While the SS compartment doesn’t exactly correspond either to hospitalised patients, or to ICU patients in particular, it does describe a sub-compartment representing people who are badly affected by Covid-19, and whose number we would like to control. Other compartments could be used, but this seems to be the one closest to an ICU interpretation, at some level. In the model, a fraction of the SS group can be used to reflect “critical” patients, and this is currently set at 40% of the SS compartment (but can be adjusted).
Thus, as I explore this aspect of my UK modelling, I have set an initial “trigger” point for further intervention at over 3,500 Seriously Sick people, and a lower trigger point of under 1,500, as a first data trial to see what the effect on the model outcomes might be. Often models can be counter-intuitive in their behaviour as there are so many “moving parts”; I was interested in model behaviour under these conditions. It also required a little more programming, so this is a work-in-progress at the moment.
The simpler chart 12 below will allow us to see the effect in more detail. In the unconstrained case, Chart 12 (employing the same data as the fuller chart above) is presented next. It also helps that this chart 12 can be plotted on linear axes, since the chart doesn’t have to cope with variables in the millions (e.g. the cumulative cases) at the same time as much lower numbers in 1, 2 or 3 digits.
You can also see very clearly the capability of the model to embrace intervention timings and effectiveness, which are shown in the body of the chart.
The initial spike in Seriously Sick patients (the blue curve) was during the start of the UK’s Covid-19 UK epidemic, and the March 23rd lockdown (coded into the model) on day 52 starts to take effect, allowing for a delay owing to the incubation period of Covid-19, with the peak in Seriously Sick reached a little later.
The second hump in the chart for Seriously Sick occurs towards the end of summer, as the modelled intervention percentage effectiveness in the model is reduced to reflect Government and population relaxations in the lockdown measures and responses respectively.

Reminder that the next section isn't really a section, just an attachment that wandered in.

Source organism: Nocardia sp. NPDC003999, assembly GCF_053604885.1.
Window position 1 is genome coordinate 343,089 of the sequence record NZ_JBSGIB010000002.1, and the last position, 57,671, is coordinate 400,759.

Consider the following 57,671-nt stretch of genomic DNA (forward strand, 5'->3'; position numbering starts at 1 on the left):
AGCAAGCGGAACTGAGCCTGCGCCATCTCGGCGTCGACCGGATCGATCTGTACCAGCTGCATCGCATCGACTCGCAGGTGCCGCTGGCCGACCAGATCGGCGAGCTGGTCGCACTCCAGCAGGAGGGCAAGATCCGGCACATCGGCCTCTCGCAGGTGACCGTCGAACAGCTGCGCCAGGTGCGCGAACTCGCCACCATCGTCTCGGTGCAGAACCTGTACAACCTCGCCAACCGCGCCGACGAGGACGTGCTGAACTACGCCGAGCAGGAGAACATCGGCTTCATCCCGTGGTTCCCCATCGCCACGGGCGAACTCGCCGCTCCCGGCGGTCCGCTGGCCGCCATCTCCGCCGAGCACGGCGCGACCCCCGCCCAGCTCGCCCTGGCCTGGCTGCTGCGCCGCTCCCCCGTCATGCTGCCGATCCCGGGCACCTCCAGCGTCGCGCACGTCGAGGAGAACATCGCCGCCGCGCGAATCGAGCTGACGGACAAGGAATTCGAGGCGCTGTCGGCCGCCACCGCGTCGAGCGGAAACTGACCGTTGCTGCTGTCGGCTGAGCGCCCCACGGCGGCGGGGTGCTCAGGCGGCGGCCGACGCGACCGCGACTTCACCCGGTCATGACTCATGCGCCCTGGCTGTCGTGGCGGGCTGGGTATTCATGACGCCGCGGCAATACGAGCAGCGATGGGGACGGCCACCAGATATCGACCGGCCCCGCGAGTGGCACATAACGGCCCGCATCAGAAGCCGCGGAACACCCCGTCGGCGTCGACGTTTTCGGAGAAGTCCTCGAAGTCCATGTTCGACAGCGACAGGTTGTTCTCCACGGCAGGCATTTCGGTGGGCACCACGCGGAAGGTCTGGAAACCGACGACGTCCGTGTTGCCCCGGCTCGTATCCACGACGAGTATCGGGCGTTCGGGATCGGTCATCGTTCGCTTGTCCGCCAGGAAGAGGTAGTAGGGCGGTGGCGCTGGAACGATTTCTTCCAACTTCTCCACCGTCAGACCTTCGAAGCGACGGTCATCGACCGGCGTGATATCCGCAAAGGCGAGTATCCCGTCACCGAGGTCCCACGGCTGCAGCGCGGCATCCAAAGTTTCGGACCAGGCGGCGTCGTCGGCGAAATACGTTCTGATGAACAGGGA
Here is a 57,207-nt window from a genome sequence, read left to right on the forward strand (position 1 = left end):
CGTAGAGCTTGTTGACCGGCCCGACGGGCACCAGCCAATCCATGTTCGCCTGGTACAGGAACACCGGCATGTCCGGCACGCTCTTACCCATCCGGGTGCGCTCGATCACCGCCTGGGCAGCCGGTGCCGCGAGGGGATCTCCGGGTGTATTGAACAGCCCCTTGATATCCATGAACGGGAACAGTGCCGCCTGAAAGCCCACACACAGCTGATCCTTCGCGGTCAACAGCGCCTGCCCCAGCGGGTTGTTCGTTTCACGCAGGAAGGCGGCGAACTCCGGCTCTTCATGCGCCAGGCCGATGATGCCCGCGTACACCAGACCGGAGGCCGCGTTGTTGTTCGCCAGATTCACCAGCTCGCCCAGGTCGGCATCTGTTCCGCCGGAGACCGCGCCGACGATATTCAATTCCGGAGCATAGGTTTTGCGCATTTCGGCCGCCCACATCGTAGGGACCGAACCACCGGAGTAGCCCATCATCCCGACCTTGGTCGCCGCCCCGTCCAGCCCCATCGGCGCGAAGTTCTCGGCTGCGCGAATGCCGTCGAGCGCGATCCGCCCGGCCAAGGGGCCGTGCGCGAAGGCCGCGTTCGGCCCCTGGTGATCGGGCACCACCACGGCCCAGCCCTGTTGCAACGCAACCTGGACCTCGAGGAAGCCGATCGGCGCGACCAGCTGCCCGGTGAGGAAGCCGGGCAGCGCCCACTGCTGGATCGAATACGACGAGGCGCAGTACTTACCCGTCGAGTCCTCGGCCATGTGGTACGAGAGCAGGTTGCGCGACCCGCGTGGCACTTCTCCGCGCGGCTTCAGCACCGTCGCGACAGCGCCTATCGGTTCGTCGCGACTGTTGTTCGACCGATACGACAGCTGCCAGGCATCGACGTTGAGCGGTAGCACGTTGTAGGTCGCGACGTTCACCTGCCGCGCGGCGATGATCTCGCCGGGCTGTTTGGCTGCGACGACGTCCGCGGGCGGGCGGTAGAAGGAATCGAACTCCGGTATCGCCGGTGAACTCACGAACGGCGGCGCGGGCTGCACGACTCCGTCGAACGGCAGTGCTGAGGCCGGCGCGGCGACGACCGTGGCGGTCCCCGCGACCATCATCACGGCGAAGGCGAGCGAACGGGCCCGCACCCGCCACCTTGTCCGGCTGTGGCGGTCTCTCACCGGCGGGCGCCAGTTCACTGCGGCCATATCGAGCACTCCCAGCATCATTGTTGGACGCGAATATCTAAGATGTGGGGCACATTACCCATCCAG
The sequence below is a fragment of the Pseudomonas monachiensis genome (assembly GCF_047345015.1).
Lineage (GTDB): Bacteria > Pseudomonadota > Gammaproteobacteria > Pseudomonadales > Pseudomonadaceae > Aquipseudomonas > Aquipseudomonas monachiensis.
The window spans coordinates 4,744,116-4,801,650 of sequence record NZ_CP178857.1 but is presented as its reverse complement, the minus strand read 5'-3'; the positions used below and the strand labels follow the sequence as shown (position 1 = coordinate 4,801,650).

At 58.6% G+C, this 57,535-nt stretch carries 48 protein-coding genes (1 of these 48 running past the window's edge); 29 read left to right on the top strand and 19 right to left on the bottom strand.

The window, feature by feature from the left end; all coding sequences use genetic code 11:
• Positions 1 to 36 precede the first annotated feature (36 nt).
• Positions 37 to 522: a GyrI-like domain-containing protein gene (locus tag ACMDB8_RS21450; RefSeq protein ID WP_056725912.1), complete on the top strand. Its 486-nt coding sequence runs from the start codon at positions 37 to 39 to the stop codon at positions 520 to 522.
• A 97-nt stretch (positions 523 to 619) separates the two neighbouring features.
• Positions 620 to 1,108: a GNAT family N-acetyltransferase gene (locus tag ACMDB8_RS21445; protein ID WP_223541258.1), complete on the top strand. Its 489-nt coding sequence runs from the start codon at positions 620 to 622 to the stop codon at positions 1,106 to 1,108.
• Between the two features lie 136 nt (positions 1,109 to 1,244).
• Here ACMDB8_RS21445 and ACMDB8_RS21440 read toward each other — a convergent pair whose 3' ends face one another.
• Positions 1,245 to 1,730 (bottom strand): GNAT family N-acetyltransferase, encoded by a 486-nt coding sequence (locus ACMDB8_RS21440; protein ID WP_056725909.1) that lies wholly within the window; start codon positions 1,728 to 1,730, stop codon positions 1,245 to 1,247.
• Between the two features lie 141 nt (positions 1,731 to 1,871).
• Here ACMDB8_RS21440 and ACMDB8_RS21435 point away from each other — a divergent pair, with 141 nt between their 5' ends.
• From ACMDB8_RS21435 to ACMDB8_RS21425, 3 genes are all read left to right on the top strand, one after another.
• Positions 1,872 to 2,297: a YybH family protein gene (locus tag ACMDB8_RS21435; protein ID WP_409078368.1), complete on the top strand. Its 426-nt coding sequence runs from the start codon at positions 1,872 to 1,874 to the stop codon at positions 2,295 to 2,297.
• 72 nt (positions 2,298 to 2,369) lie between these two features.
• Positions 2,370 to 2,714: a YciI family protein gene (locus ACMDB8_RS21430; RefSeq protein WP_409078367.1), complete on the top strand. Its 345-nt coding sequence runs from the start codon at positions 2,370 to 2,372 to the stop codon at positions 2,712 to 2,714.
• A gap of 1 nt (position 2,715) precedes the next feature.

As the increases in percentage effectiveness I have added in for September 14th, 24th and October 6th take effect on the growth in cases and deaths in late summer, reflecting some Government re-implementation of aspects of the interventions, that hump in the curve begins to diminish; after that is the postulated “circuit-breaker” on October 19th.
Probably a good deal more relaxation should have been built in to that late summer period, as we have seen a significant minority of people effectively becoming super-spreaders in their local areas.
Model chart for cyclicity
The corresponding chart to my main Chart 11 above, but for cyclical intervention controls on the Seriously Sick number is the following, where we can see the cyclical variations in the Daily Cases as the interventions take place triggered by the SS threshold (particularly the lower one).
My model technique for this is by no means perfect, in this first trial, and needs more work, but the outcome clearly illustrates a similar (but reduced) effect compared with the Imperial College (and Harvard) models. Managing the interventions through upper and lower thresholds for Seriously Sick numbers has some further implications too.
Here is the corresponding Chart 12 for this cyclical intervention management case.
This image doesn’t look so different from the previous Chart 12, but what can be seen at the lower right of the chart are bumps in the Seriously Sick curve, reflecting not only control of the upper threshold but also relaxation of interventions at the lower threshold (set at 3,500 and 1,500 respectively).
This effect doesn’t look so dramatic on the UK chart, because I had already built in a long series of interventions before this point (tabulated in the body of the chart), to reflect reality over the last six months, which has already brought the Serious Sickness rate down a great deal.
(In the next section, we will see for the USA, for which I have no added further interventions after the initial one to reflect the first response by the US Government in March, that a series of postulated subsequent interventions in the model make a very big difference.)
As we can see by comparing the two charts above, the numbers of Seriously Sick (SS) and fatalities go up a fraction by April 26th 2021 (because my lower bound on SS is still quite high at 1,500). In the model, there are periodic relaxations of the interventions in this version (following October) which aren’t in the base model (because I am trialling cyclical, SS-driven interventions), and these don’t impose such a tight control on the sickness and death rates as the original model.
I will continue to work with this, but I recognise that all postulated intervention measures nowadays are being taken against a background of a) herd immunity considerations for the future, b) the negative effect on the economy, c) other impacts on health, both mental, physical, and d) on the NHS, which all feed back to individual and population health.